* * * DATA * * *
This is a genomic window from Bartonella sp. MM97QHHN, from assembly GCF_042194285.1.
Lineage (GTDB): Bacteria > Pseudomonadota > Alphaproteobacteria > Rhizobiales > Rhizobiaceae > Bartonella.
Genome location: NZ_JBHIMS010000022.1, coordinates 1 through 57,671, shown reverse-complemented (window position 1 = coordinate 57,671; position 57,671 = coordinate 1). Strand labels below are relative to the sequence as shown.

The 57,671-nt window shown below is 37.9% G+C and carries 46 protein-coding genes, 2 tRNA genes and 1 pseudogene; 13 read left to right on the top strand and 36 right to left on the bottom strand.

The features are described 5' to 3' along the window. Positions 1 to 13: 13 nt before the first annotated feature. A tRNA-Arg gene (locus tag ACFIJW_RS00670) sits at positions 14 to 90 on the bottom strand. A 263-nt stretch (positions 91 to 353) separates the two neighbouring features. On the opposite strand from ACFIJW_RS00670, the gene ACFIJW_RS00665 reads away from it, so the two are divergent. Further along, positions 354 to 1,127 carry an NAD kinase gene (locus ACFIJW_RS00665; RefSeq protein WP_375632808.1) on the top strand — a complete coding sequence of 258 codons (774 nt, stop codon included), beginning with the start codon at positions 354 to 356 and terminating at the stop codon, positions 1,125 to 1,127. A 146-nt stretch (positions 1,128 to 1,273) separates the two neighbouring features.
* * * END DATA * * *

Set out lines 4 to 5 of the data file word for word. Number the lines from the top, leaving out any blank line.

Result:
The 57,671-nt window shown below is 37.9% G+C and carries 46 protein-coding genes, 2 tRNA genes and 1 pseudogene; 13 read left to right on the top strand and 36 right to left on the bottom strand.

The features are described 5' to 3' along the window. Positions 1 to 13: 13 nt before the first annotated feature. A tRNA-Arg gene (locus tag ACFIJW_RS00670) sits at positions 14 to 90 on the bottom strand. A 263-nt stretch (positions 91 to 353) separates the two neighbouring features. On the opposite strand from ACFIJW_RS00670, the gene ACFIJW_RS00665 reads away from it, so the two are divergent. Further along, positions 354 to 1,127 carry an NAD kinase gene (locus ACFIJW_RS00665; RefSeq protein WP_375632808.1) on the top strand — a complete coding sequence of 258 codons (774 nt, stop codon included), beginning with the start codon at positions 354 to 356 and terminating at the stop codon, positions 1,125 to 1,127. A 146-nt stretch (positions 1,128 to 1,273) separates the two neighbouring features.